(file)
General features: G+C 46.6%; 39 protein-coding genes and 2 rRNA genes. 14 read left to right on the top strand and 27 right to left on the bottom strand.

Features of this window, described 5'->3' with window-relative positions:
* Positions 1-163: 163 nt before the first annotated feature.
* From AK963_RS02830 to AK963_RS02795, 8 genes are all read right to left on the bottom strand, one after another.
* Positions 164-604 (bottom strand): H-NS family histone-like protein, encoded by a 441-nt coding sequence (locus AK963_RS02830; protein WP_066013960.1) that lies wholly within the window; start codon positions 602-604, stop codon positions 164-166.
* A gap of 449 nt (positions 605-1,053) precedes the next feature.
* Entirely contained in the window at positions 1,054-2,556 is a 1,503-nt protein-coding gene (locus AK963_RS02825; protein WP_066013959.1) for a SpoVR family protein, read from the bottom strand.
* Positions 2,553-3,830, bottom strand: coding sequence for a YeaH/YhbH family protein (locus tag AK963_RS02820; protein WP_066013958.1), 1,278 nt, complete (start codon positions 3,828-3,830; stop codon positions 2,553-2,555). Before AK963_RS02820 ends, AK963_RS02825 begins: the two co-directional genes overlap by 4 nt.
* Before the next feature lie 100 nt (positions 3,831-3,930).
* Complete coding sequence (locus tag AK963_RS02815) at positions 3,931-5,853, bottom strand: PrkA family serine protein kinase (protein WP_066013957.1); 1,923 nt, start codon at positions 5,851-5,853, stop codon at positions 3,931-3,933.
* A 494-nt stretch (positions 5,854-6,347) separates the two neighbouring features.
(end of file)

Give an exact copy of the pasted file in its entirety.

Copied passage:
General features: G+C 46.6%; 39 protein-coding genes and 2 rRNA genes. 14 read left to right on the top strand and 27 right to left on the bottom strand.

Features of this window, described 5'->3' with window-relative positions:
* Positions 1-163: 163 nt before the first annotated feature.
* From AK963_RS02830 to AK963_RS02795, 8 genes are all read right to left on the bottom strand, one after another.
* Positions 164-604 (bottom strand): H-NS family histone-like protein, encoded by a 441-nt coding sequence (locus AK963_RS02830; protein WP_066013960.1) that lies wholly within the window; start codon positions 602-604, stop codon positions 164-166.
* A gap of 449 nt (positions 605-1,053) precedes the next feature.
* Entirely contained in the window at positions 1,054-2,556 is a 1,503-nt protein-coding gene (locus AK963_RS02825; protein WP_066013959.1) for a SpoVR family protein, read from the bottom strand.
* Positions 2,553-3,830, bottom strand: coding sequence for a YeaH/YhbH family protein (locus tag AK963_RS02820; protein WP_066013958.1), 1,278 nt, complete (start codon positions 3,828-3,830; stop codon positions 2,553-2,555). Before AK963_RS02820 ends, AK963_RS02825 begins: the two co-directional genes overlap by 4 nt.
* Before the next feature lie 100 nt (positions 3,831-3,930).
* Complete coding sequence (locus tag AK963_RS02815) at positions 3,931-5,853, bottom strand: PrkA family serine protein kinase (protein WP_066013957.1); 1,923 nt, start codon at positions 5,851-5,853, stop codon at positions 3,931-3,933.
* A 494-nt stretch (positions 5,854-6,347) separates the two neighbouring features.